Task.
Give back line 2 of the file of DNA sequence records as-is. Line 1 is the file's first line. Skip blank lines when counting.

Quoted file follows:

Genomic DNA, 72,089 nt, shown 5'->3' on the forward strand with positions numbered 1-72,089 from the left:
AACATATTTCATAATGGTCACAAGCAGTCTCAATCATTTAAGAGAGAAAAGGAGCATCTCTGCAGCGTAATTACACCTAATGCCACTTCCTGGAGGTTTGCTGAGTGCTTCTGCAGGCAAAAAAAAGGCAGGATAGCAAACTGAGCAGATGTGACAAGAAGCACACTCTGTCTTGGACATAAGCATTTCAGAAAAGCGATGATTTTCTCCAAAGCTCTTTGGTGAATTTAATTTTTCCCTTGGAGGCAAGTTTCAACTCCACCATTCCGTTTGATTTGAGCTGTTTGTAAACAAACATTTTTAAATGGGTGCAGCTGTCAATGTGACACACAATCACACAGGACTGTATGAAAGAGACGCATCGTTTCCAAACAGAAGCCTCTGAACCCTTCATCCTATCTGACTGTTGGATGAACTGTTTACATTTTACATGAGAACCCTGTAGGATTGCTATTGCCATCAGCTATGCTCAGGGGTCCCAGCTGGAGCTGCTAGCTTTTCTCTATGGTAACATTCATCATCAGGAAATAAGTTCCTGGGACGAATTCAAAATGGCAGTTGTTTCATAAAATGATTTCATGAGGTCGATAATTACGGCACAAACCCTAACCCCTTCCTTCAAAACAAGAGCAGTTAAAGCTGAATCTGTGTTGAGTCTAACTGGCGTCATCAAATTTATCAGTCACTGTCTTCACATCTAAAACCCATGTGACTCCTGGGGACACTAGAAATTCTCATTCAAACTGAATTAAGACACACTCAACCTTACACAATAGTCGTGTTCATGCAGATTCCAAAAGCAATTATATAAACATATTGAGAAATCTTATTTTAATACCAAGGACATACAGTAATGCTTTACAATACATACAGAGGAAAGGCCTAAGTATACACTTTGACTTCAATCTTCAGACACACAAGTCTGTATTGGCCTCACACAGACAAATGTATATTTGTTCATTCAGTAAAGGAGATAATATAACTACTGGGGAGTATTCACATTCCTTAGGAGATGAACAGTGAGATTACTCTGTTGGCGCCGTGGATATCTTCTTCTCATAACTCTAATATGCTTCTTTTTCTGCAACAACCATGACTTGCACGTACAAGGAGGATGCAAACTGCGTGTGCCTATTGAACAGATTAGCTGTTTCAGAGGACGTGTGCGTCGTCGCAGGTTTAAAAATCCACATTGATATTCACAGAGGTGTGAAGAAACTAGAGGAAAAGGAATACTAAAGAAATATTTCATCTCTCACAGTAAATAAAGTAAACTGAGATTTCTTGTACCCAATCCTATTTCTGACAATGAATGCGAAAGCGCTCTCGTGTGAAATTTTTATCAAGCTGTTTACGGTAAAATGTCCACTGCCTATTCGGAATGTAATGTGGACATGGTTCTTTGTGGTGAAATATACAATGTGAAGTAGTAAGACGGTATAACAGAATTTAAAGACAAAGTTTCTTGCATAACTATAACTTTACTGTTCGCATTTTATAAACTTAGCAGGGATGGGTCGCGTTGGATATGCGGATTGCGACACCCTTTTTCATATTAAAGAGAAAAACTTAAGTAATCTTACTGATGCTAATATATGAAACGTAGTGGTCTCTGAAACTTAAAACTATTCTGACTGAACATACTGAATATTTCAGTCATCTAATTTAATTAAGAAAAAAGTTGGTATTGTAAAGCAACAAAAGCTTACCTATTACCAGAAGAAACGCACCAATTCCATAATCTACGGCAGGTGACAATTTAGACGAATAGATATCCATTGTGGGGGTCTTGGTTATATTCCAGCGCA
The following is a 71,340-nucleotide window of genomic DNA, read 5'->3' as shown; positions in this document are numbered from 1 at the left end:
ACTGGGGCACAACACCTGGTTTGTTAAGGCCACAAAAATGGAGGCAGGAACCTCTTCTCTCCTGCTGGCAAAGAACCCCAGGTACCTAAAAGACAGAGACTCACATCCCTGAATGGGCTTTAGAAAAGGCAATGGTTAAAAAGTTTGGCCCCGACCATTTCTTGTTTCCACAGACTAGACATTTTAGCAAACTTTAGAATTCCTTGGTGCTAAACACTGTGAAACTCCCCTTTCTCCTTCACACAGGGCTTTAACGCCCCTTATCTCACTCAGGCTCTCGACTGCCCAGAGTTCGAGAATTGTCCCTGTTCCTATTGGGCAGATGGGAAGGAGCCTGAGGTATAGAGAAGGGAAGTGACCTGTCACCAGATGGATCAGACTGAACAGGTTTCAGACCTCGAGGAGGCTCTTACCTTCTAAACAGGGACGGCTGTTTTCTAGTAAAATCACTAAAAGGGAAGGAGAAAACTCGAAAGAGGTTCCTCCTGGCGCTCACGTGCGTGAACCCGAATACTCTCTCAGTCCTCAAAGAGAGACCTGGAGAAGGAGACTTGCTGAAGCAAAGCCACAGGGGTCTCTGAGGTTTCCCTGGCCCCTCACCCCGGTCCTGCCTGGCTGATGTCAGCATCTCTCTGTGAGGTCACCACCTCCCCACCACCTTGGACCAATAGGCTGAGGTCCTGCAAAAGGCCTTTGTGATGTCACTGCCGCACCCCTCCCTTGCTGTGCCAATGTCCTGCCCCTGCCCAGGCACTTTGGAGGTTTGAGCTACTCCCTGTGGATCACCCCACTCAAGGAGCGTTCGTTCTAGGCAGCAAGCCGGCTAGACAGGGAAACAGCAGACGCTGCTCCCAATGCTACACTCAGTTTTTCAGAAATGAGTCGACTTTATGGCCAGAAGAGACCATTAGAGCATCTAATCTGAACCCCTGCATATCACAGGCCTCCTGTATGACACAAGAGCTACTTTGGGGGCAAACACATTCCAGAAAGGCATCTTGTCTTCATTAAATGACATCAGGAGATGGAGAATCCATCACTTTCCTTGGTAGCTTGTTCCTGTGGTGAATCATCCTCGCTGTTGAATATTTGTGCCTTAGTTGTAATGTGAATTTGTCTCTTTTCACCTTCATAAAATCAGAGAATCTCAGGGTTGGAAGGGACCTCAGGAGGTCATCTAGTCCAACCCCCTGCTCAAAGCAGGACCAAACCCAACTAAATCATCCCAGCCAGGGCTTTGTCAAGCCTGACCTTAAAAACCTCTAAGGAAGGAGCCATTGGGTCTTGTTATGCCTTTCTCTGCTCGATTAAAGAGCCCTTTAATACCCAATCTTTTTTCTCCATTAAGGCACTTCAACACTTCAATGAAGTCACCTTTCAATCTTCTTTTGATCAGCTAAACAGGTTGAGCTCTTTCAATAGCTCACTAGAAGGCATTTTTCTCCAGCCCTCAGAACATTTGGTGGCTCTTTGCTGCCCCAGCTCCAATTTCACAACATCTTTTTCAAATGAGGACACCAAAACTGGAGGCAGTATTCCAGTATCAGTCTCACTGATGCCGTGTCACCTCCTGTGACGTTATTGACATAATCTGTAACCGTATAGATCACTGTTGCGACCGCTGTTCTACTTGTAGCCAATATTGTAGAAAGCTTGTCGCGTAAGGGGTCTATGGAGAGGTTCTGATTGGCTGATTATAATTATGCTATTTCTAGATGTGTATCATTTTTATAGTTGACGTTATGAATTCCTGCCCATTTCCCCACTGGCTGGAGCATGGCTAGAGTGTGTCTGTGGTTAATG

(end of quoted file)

AACATATTTCATAATGGTCACAAGCAGTCTCAATCATTTAAGAGAGAAAAGGAGCATCTCTGCAGCGTAATTACACCTAATGCCACTTCCTGGAGGTTTGCTGAGTGCTTCTGCAGGCAAAAAAAAGGCAGGATAGCAAACTGAGCAGATGTGACAAGAAGCACACTCTGTCTTGGACATAAGCATTTCAGAAAAGCGATGATTTTCTCCAAAGCTCTTTGGTGAATTTAATTTTTCCCTTGGAGGCAAGTTTCAACTCCACCATTCCGTTTGATTTGAGCTGTTTGTAAACAAACATTTTTAAATGGGTGCAGCTGTCAATGTGACACACAATCACACAGGACTGTATGAAAGAGACGCATCGTTTCCAAACAGAAGCCTCTGAACCCTTCATCCTATCTGACTGTTGGATGAACTGTTTACATTTTACATGAGAACCCTGTAGGATTGCTATTGCCATCAGCTATGCTCAGGGGTCCCAGCTGGAGCTGCTAGCTTTTCTCTATGGTAACATTCATCATCAGGAAATAAGTTCCTGGGACGAATTCAAAATGGCAGTTGTTTCATAAAATGATTTCATGAGGTCGATAATTACGGCACAAACCCTAACCCCTTCCTTCAAAACAAGAGCAGTTAAAGCTGAATCTGTGTTGAGTCTAACTGGCGTCATCAAATTTATCAGTCACTGTCTTCACATCTAAAACCCATGTGACTCCTGGGGACACTAGAAATTCTCATTCAAACTGAATTAAGACACACTCAACCTTACACAATAGTCGTGTTCATGCAGATTCCAAAAGCAATTATATAAACATATTGAGAAATCTTATTTTAATACCAAGGACATACAGTAATGCTTTACAATACATACAGAGGAAAGGCCTAAGTATACACTTTGACTTCAATCTTCAGACACACAAGTCTGTATTGGCCTCACACAGACAAATGTATATTTGTTCATTCAGTAAAGGAGATAATATAACTACTGGGGAGTATTCACATTCCTTAGGAGATGAACAGTGAGATTACTCTGTTGGCGCCGTGGATATCTTCTTCTCATAACTCTAATATGCTTCTTTTTCTGCAACAACCATGACTTGCACGTACAAGGAGGATGCAAACTGCGTGTGCCTATTGAACAGATTAGCTGTTTCAGAGGACGTGTGCGTCGTCGCAGGTTTAAAAATCCACATTGATATTCACAGAGGTGTGAAGAAACTAGAGGAAAAGGAATACTAAAGAAATATTTCATCTCTCACAGTAAATAAAGTAAACTGAGATTTCTTGTACCCAATCCTATTTCTGACAATGAATGCGAAAGCGCTCTCGTGTGAAATTTTTATCAAGCTGTTTACGGTAAAATGTCCACTGCCTATTCGGAATGTAATGTGGACATGGTTCTTTGTGGTGAAATATACAATGTGAAGTAGTAAGACGGTATAACAGAATTTAAAGACAAAGTTTCTTGCATAACTATAACTTTACTGTTCGCATTTTATAAACTTAGCAGGGATGGGTCGCGTTGGATATGCGGATTGCGACACCCTTTTTCATATTAAAGAGAAAAACTTAAGTAATCTTACTGATGCTAATATATGAAACGTAGTGGTCTCTGAAACTTAAAACTATTCTGACTGAACATACTGAATATTTCAGTCATCTAATTTAATTAAGAAAAAAGTTGGTATTGTAAAGCAACAAAAGCTTACCTATTACCAGAAGAAACGCACCAATTCCATAATCTACGGCAGGTGACAATTTAGACGAATAGATATCCATTGTGGGGGTCTTGGTTATATTCCAGCGCA